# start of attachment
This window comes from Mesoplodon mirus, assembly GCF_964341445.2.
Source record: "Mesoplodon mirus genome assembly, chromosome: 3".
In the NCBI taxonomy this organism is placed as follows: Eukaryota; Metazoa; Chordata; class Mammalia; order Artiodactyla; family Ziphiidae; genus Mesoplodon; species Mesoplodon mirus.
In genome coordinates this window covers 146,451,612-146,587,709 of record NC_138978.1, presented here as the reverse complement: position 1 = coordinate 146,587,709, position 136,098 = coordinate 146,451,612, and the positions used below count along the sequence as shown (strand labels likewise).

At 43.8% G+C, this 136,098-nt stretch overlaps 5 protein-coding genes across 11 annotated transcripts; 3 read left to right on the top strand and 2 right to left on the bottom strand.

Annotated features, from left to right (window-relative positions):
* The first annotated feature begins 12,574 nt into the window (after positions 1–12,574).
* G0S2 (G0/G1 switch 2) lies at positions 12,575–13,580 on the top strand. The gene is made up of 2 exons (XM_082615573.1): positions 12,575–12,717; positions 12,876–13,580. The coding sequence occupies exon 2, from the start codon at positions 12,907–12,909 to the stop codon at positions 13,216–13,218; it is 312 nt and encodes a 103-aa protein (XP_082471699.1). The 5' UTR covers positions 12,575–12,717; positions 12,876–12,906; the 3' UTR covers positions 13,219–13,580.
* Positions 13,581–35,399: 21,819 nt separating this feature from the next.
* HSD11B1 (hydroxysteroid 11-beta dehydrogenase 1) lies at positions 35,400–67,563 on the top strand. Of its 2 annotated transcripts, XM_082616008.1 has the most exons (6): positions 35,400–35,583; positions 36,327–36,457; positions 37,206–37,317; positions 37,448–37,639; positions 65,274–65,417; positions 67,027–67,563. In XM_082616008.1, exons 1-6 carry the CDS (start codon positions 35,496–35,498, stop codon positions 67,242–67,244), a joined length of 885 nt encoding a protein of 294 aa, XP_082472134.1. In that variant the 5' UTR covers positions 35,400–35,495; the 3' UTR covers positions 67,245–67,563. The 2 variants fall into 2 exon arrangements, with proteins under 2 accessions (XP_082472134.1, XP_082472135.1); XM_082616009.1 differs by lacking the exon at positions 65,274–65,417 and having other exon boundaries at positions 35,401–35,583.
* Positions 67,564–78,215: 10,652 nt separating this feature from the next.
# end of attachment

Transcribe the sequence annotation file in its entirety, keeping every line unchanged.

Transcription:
This window comes from Mesoplodon mirus, assembly GCF_964341445.2.
Source record: "Mesoplodon mirus genome assembly, chromosome: 3".
In the NCBI taxonomy this organism is placed as follows: Eukaryota; Metazoa; Chordata; class Mammalia; order Artiodactyla; family Ziphiidae; genus Mesoplodon; species Mesoplodon mirus.
In genome coordinates this window covers 146,451,612-146,587,709 of record NC_138978.1, presented here as the reverse complement: position 1 = coordinate 146,587,709, position 136,098 = coordinate 146,451,612, and the positions used below count along the sequence as shown (strand labels likewise).

At 43.8% G+C, this 136,098-nt stretch overlaps 5 protein-coding genes across 11 annotated transcripts; 3 read left to right on the top strand and 2 right to left on the bottom strand.

Annotated features, from left to right (window-relative positions):
* The first annotated feature begins 12,574 nt into the window (after positions 1–12,574).
* G0S2 (G0/G1 switch 2) lies at positions 12,575–13,580 on the top strand. The gene is made up of 2 exons (XM_082615573.1): positions 12,575–12,717; positions 12,876–13,580. The coding sequence occupies exon 2, from the start codon at positions 12,907–12,909 to the stop codon at positions 13,216–13,218; it is 312 nt and encodes a 103-aa protein (XP_082471699.1). The 5' UTR covers positions 12,575–12,717; positions 12,876–12,906; the 3' UTR covers positions 13,219–13,580.
* Positions 13,581–35,399: 21,819 nt separating this feature from the next.
* HSD11B1 (hydroxysteroid 11-beta dehydrogenase 1) lies at positions 35,400–67,563 on the top strand. Of its 2 annotated transcripts, XM_082616008.1 has the most exons (6): positions 35,400–35,583; positions 36,327–36,457; positions 37,206–37,317; positions 37,448–37,639; positions 65,274–65,417; positions 67,027–67,563. In XM_082616008.1, exons 1-6 carry the CDS (start codon positions 35,496–35,498, stop codon positions 67,242–67,244), a joined length of 885 nt encoding a protein of 294 aa, XP_082472134.1. In that variant the 5' UTR covers positions 35,400–35,495; the 3' UTR covers positions 67,245–67,563. The 2 variants fall into 2 exon arrangements, with proteins under 2 accessions (XP_082472134.1, XP_082472135.1); XM_082616009.1 differs by lacking the exon at positions 65,274–65,417 and having other exon boundaries at positions 35,401–35,583.
* Positions 67,564–78,215: 10,652 nt separating this feature from the next.